Resolution: Keeping the Estate Plan Updated

President Harry S Truman

“You can always amend a big plan, but you can never expand a little one. I don’t believe in little plans. I believe in plans big enough to meet a situation which we can’t possibly foresee now.” Harry S. Truman

As the new year approaches, it is a good time to update estate plans , or at least plan to update them.  But the recent tax law changes may become an excuse to put those plans aside.  Harry Truman reminds us that future uncertainty is no excuse for procrastinating.
The new tax law does add to the uncertainty.  The act provides that individual income tax rates will remain at 10, 15, 25, 28, 33, and 35 percent, but only for two years. After two years rates, will increase respectively to 15, 28, 31, 36, and 39.6 percent. The estate tax will now apply only to those estates valued at more than $5 million and the tax rate will be 35% for the next two years. But after two years, unless Congress takes further action, all estates valued at $1 million or more will be taxed and the maximum rate jumps up to 55%.

An eleven page summary of the Act, together with analysis, charts and tips has been provided by CCH and is available here. Thanks go to the Wills, Trusts and Estates Prof Blog for bringing this summary to my attention.

Harry Truman criticized quick fixes and little plans. By creating further uncertainty, Congress has invited everyone to postpone their own long term planning as well. We might as well put off planning since we can’t predict what will happen two years from now, right? Wrong. Delaying personal estate planning simply passes problems on to heirs. I know, there is precedent for passing problems to grandchildren, but individually it is not difficult to have a big positive impact, particularly because incomplete, out of date, unfinished estate planning can create problems that far outweigh the effort required now. The temporary two year fix for estate tax and income tax rates is no excuse to put off updating estate plans during that time.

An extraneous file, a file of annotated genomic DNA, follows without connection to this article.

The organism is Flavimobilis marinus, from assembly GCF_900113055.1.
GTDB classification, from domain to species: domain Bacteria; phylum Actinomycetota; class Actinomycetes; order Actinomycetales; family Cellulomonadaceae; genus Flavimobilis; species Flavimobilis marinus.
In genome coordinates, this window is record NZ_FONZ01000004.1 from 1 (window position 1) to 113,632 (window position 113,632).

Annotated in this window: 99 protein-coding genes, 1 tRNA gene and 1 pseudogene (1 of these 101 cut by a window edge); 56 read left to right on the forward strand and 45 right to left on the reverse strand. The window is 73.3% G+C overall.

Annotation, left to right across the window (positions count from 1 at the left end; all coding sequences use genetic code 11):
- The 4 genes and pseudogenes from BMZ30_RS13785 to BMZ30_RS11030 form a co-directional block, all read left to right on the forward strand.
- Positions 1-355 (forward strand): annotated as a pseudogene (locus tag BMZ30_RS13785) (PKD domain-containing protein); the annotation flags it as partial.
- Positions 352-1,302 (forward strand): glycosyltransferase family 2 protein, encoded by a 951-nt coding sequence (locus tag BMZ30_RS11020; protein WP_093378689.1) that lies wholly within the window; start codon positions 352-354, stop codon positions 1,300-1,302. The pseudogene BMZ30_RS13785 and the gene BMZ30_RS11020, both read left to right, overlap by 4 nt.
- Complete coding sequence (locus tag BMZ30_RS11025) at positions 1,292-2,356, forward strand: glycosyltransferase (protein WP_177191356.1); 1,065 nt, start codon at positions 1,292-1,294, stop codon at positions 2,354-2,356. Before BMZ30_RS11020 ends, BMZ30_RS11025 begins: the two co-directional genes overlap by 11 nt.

As the new year approaches, it is a good time to review existing estate plans. Pull out the documents. Determine if they still reflect current wishes. And if any of the following circumstances have arisen, it is time to take steps to update the existing plan.

  • Changes in Beneficiaries

Among the many possible reasons for changes here, if a beneficiary has become incapacitated, adding provisions for a special needs trust to an existing estate plan could be a great benefit.

  • Trustee Changes

If the trustee, guardian, administrator or other fiduciary has moved, passed away or has become unwilling to serve, a change is required.

  • Marital Status

It is surprising how frequently people fail to update their estate plans after divorce or marriage. The divorce or marriage of a beneficiary would also be a reason to make sure the plan is up-to-date.

  • A New or Family Business

Is there a possibility that family members will want to continue in the business? Business succession planning should be considered as part of the overall estate plan.

  • New Investments

Have you acquired property that needs to be added to a trust? Have you acquired property in another state? Updates may be needed.

  • Changes in the Law

Should this new act be a reason for updates? The Tax relief Act has introduced a change, known as portability of the estate tax exemption, which impacts the structure of existing trusts. Each person is entitled to a five million dollar exemption which can now be transferred for the benefit of the heirs of a surviving spouse without the necessity of bypass trusts (also known as AB trusts). There are other reasons for having a bypass trust besides estate taxes savings, so portability does not render bypass trusts useless by any means. Whether existing bypass trusts should be amended because of portability will vary on a case-by-case basis, so it is at least a subject on which further clarification should be sought from a qualified professional. In addition, a future post will address portability and the tax law changes in greater detail.

This is an intentionally brief discussion of updates.  More information is available here

Keeping an estate plan up-to-date is as small cost compared to the benefit it will provide to heirs in preventing future uncertainties and disputes that may arise after we are gone, when it is too late to act.

Creative Commons License photo credit: Chuck “Caveman” Coker

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